Moving toward inference

Now that there the parameters are estimated and the amount of uncertainty is quantified, inference is possible. There are two related pieces that can be computed now, a confidence interval and/or the test-statistic and p-value. Let’s go through both.

First, a confidence interval can be computed. Confidence intervals take the following general form:

$$ \hat{\beta} \pm C * SE $$

Where, \(\hat{\beta}\) is the parameter estimate, \(C\) is the confidence level, and \(SE\) is the standard error. The parameter estimates and standard errors are what we have already established, the \(C\) is the confidence level. This indicates the percentage of times, over the long run/repeated sampling, that the interval will capture the population parameter. Historically, this value is often specified as 95%, but any value is theoretically possible.

The \(C\) value represents a quantile from a mathematical distribution that separates the middle percetage desired (ie, 95%) from the rest of the distribution. The mathematical distribution is most often the t-distribution, but the difference between a t-distribution and normal distribution are modest once the sample size is greater than 30 or so.

The figure below tries to highlight the \(C\) value.

t_30 <- data.frame(value = seq(-5, 5, .01), density = dt(seq(-5, 5, .01), df = 30))
gf_line(density ~ value, data = t_30) %>%
  gf_vline(xintercept = ~ qt(.025, df = 30), linetype = 2) %>%
  gf_vline(xintercept = ~ qt(.975, df = 30), linetype = 2)

coef(air_lm)
## (Intercept)    avg_wind 
##   48.222946   -2.211798
summary(air_lm)$coefficients[,2]
## (Intercept)    avg_wind 
##   0.5155100   0.1043487
abs(qt(.025, df = nrow(airquality) -2))
## [1] 1.960456
48.2 + c(-1, 1) * 1.96 * .5155
## [1] 47.18962 49.21038
-2.211 + c(-1, 1) * 1.96 * .1043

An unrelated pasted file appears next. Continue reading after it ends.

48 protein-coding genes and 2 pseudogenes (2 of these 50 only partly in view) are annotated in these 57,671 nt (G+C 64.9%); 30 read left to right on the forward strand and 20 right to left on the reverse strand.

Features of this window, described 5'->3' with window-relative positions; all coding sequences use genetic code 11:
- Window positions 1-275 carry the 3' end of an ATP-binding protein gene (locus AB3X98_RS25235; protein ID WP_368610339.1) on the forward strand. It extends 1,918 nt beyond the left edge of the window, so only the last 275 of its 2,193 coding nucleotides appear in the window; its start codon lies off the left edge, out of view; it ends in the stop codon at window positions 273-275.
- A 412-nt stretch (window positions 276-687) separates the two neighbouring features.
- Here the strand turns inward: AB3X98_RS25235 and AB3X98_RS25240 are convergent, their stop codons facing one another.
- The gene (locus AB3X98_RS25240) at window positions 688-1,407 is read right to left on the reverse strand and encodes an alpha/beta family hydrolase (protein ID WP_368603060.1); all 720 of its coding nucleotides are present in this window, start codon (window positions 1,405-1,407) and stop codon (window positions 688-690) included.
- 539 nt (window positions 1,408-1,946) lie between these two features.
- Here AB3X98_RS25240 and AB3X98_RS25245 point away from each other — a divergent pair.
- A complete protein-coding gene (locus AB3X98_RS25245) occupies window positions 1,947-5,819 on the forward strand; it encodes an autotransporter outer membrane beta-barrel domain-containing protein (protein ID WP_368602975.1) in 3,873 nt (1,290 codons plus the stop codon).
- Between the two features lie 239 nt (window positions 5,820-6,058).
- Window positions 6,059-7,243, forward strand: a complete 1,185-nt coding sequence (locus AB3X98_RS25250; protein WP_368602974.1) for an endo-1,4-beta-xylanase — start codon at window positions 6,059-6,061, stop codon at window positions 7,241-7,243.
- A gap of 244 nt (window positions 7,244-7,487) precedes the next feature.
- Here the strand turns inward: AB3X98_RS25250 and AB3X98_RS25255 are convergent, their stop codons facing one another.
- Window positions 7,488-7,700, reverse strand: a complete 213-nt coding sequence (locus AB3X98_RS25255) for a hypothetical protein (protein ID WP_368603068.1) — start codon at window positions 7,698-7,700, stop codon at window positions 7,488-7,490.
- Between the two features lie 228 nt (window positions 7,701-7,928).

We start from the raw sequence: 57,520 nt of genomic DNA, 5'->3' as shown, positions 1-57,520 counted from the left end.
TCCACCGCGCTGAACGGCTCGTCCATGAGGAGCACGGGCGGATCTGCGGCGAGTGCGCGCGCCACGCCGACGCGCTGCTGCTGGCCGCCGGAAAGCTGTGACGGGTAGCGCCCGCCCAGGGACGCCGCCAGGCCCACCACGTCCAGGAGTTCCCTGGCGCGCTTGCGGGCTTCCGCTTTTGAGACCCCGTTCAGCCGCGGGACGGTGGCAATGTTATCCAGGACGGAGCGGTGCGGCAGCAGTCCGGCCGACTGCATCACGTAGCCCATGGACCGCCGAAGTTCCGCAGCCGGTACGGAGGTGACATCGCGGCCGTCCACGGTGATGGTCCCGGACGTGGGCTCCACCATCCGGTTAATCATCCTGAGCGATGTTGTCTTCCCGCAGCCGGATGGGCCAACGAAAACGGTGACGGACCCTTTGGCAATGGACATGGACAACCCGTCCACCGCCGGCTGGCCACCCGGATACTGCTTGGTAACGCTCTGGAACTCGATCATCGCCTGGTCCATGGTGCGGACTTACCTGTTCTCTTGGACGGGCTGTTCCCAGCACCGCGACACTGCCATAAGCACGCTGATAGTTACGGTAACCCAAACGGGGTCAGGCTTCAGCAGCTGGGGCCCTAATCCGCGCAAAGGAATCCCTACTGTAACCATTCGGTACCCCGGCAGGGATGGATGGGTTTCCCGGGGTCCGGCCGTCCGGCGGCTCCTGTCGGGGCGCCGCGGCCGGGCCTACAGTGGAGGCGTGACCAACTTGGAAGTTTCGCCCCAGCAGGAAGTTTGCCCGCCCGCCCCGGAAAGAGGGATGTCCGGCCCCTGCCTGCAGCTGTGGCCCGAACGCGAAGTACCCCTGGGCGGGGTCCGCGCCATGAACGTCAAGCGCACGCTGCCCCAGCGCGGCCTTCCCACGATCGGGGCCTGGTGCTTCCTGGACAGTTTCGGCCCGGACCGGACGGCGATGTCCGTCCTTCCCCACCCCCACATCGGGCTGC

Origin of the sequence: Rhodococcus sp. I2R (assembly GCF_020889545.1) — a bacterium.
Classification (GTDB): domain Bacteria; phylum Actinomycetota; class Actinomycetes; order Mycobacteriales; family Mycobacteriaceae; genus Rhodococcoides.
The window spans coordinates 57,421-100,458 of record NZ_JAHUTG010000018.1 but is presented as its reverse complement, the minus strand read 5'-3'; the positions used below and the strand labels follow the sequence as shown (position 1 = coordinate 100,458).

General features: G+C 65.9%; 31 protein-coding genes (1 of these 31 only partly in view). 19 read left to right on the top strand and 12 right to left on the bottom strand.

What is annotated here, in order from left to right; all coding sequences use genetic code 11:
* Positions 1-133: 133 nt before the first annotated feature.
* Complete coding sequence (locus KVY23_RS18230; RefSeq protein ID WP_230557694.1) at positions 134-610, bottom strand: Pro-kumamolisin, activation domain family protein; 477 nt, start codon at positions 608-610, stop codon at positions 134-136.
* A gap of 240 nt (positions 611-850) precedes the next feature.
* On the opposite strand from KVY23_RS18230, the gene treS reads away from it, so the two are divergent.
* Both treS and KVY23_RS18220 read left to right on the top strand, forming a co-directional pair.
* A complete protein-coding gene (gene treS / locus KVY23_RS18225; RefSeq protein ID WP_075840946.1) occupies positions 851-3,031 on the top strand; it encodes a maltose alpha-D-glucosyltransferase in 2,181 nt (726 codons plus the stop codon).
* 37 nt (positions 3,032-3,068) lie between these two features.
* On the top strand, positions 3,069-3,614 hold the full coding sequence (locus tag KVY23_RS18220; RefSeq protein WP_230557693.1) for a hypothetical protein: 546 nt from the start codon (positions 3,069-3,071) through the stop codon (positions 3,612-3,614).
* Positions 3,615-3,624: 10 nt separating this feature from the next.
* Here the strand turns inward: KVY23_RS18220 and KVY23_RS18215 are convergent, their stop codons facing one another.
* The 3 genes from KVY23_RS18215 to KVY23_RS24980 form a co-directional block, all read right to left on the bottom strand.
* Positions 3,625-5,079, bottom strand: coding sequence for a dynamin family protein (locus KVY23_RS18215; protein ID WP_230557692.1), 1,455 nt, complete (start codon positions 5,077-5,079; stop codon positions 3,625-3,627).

## [1] -2.415428 -2.006572

Inference with test statistics

It is also possible to do inference with a test statistic and computation of a p-value. Inference in this framework can be summarized into the following steps:

  1. Generate hypotheses, ie null and alternative hypotheses.
  2. Establish an \(\alpha\) value
  3. Estimate parameters
  4. Compute test statistic
  5. Generate p-value

An \(\alpha\) value is the level of significance and represents the probability of obtaining the results due to chance. This is a value that the researcher can select. For a 5% \(\alpha\) value, this is what was used above to compute the confidence intervals.

The test statistic is computed as follows:

$$ test\ stat = \frac{\hat{\beta} - hypothesized\ value}{SE(\hat{\beta})} $$

where \(\hat{\beta}\) is the estimated parameter, \(SE(\hat{\beta})\) is the standard error of the parameter estimate, and the \(hypothesized\ value\) is the hypothesized value from the null hypothesis. This is often 0, but does not need to be zero.

Let’s assume the following null/alternative hypotheses:

$$ H_{0}: \beta_{1} = 0 \
H_{A}: \beta_{1} \neq 0 $$

Let’s use R to compute this test statistic.

t = (-2.211 - 0) / .1043
t
## [1] -21.19847
pt(-21.198, df = nrow(airquality) -2, lower.tail = TRUE)
## [1] 1.003866e-95
t_dist <- data.frame(value = seq(-25, 25, .05), density = dt(seq(-25, 25, .05), df = (nrow(airquality) - 2)))
gf_line(density ~ value, data = t_dist) %>%
  gf_vline(xintercept = ~ qt(.025, df = (nrow(airquality) - 2)), linetype = 2) %>%
  gf_vline(xintercept = ~ qt(.975, df = (nrow(airquality) - 2)), linetype = 2) %>%
  gf_vline(xintercept = ~ -21.198, color = 'red') %>%
  gf_vline(xintercept = ~ 21.198, color = 'red')

summary(air_lm)
## 
## Call:
## lm(formula = daily_aqi ~ avg_wind, data = airquality)
## 
## Residuals:
##    Min     1Q Median     3Q    Max 
## -41.71 -14.38  -0.73  12.43  86.84 
## 
## Coefficients:
##             Estimate Std. Error t value Pr(>|t|)    
## (Intercept)  48.2229     0.5155   93.54   <2e-16 ***
## avg_wind     -2.2118     0.1043  -21.20   <2e-16 ***
## ---
## Signif. codes:  0 '***' 0.001 '**' 0.01 '*' 0.05 '.' 0.1 ' ' 1
## 
## Residual standard error: 18.05 on 4819 degrees of freedom
## Multiple R-squared:  0.08528,	Adjusted R-squared:  0.08509 
## F-statistic: 449.3 on 1 and 4819 DF,  p-value: < 2.2e-16